Lindsay McQueen is a successful WIU alumnas that has made a respectful name for herself in the agricultural work force and the Illinois Farm Bureau. She is avid about getting the young and old in the community involved in agriculture and plans multiple events a year to do so. She is a great example of what WIU can do for you.
Where are you from and how did you become interested in agriculture?
I grew up on a grain farm near Alexander in rural Morgan County. I’ve always been involved and interested in Ag. I think it’s natural to be curious about something that is prevalent in everyday life. That stuck with me throughout high school and college as I considered a hundred possible majors.
Why did you choose WIU?
I applied to various colleges but ultimately picked WIU for a few reasons. It was close to home (1.5 hr) but not too close. I knew a couple older friends that went there and I heard it had a good Ag program…which turned out to be true!
What kind of groups or clubs did you participate in at WIU?
While at WIU I jumped into a handful of clubs. CFFA- because it felt like an easy progression from high school; Ag Business Club- because it was my major; Sigma Alpha- because it was a great way to meet girls with a common interests; Ag Mech Club- because I was intrigued and just went for it. It also allowed me to meet a whole new bunch of people that may not necessarily be in the other clubs. Finally, Alpha Zeta- because I luckily managed to snag good grades and joined while I still had the chance!
Tell me about what your role at the Farm Bureau?
Since graduation I have worked as a County Manager with Illinois Farm Bureau. In June 2014, I moved to Jacksonville to manage Cass – Morgan Farm Bureau. As county manager, I work to help farmers in my area by putting on various programs, educate others local issues, and communicate with the general public in various forums….along with a number of odd jobs! No day is the same.
What kind of big things can we expect to see from the Farm Bureau in 2016?
Farm Bureau will continue to be the top ag organization in the state. We are constantly working with legislators voicing our concerns and giving them insight from our perspective. We continue to fight WOTUS, issues with crop insurance, Section 179, and always educate the masses when possible. Get involved in Collegiate Farm Bureau or join your county Young Leaders program to learn more!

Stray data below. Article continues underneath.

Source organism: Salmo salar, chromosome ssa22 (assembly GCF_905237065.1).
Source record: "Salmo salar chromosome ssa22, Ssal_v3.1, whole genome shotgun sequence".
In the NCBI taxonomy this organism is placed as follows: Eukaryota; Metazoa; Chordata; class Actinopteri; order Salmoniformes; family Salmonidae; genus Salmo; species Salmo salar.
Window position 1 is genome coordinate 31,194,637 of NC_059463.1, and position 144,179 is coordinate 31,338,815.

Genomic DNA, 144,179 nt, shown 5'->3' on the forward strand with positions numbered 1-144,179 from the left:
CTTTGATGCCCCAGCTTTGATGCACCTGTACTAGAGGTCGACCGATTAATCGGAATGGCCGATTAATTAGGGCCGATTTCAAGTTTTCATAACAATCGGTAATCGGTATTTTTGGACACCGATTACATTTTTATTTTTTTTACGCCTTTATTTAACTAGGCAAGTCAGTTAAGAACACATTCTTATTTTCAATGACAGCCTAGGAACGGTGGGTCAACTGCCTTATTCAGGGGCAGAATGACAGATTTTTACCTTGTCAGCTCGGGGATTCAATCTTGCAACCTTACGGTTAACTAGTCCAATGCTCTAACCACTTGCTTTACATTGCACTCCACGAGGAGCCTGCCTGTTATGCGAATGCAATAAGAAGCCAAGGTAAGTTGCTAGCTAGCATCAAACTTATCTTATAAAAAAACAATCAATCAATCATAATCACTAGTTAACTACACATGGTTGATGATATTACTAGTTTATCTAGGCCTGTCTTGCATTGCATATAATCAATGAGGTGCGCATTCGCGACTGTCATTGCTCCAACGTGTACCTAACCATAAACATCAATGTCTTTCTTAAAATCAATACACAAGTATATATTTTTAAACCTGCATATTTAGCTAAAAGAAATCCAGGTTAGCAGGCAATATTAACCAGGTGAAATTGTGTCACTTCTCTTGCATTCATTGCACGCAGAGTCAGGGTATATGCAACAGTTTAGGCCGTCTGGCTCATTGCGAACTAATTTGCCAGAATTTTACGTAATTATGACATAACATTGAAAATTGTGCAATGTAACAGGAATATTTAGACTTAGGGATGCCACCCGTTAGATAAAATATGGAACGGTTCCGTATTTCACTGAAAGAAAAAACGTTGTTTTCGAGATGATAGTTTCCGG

What does being a Leatherneck mean to you?
Being a Leatherneck means always being #1. We are the only Leatherneck- not many schools share our uniqueness. College gave me so many memories, friends, and connections. Your years in college are like nothing you’ll ever experience.
Do you have any advice for Freshmen WIU students?
Freshman- Get involved! Tear down walls, get out of your comfort zone, and meet people with different backgrounds from different parts of the state, country, and world. It’s okay to not declare a major yet, I think I changed my mind 4 times before graduating! Travel abroad if possible. As fun as college is with no parentals and all it has to offer, remember to stay true to yourself and at least locate the library so you can point it out when the parents do visit.
Do you have any advice for graduating Leathernecks?
Grads- Congrats, let it sink in…all you’ve done, how much you’ve grown (grown up even). Stay engaged. Keep posted on various WIU activities, go to Homecoming or other events. I hope you wake up every day loving your job. Don’t settle, you’re a Leatherneck for pete’s sake. Be a proud alum and hang that plaque!
My name is Brett Langley, I am a senior that will be graduating at the end of the 2015 fall semester. I am an agriculture major with a minor in agronomy. As I look back on the time I spent at WIU all I can say is, it is great to be a leatherneck.